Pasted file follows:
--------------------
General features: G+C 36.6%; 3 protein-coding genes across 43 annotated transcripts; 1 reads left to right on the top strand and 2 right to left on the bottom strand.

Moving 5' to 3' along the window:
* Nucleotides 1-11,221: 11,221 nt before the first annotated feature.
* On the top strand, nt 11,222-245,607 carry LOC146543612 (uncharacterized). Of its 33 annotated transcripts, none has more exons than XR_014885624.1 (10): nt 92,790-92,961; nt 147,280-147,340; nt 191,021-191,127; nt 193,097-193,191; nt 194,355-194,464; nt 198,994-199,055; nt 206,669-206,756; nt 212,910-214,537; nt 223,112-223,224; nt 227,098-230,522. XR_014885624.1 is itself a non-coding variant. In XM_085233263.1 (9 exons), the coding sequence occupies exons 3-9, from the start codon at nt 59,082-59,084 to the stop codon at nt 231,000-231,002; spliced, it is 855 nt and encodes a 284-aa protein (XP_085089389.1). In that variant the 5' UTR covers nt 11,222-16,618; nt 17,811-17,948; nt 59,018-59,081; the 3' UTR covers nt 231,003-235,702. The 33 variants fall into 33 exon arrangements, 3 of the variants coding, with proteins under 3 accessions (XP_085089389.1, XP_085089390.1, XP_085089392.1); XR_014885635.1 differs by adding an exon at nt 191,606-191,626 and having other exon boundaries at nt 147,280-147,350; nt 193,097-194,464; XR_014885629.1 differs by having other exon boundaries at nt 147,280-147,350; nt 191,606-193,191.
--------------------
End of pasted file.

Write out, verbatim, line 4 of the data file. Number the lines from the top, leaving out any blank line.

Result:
* On the top strand, nt 11,222-245,607 carry LOC146543612 (uncharacterized). Of its 33 annotated transcripts, none has more exons than XR_014885624.1 (10): nt 92,790-92,961; nt 147,280-147,340; nt 191,021-191,127; nt 193,097-193,191; nt 194,355-194,464; nt 198,994-199,055; nt 206,669-206,756; nt 212,910-214,537; nt 223,112-223,224; nt 227,098-230,522. XR_014885624.1 is itself a non-coding variant. In XM_085233263.1 (9 exons), the coding sequence occupies exons 3-9, from the start codon at nt 59,082-59,084 to the stop codon at nt 231,000-231,002; spliced, it is 855 nt and encodes a 284-aa protein (XP_085089389.1). In that variant the 5' UTR covers nt 11,222-16,618; nt 17,811-17,948; nt 59,018-59,081; the 3' UTR covers nt 231,003-235,702. The 33 variants fall into 33 exon arrangements, 3 of the variants coding, with proteins under 3 accessions (XP_085089389.1, XP_085089390.1, XP_085089392.1); XR_014885635.1 differs by adding an exon at nt 191,606-191,626 and having other exon boundaries at nt 147,280-147,350; nt 193,097-194,464; XR_014885629.1 differs by having other exon boundaries at nt 147,280-147,350; nt 191,606-193,191.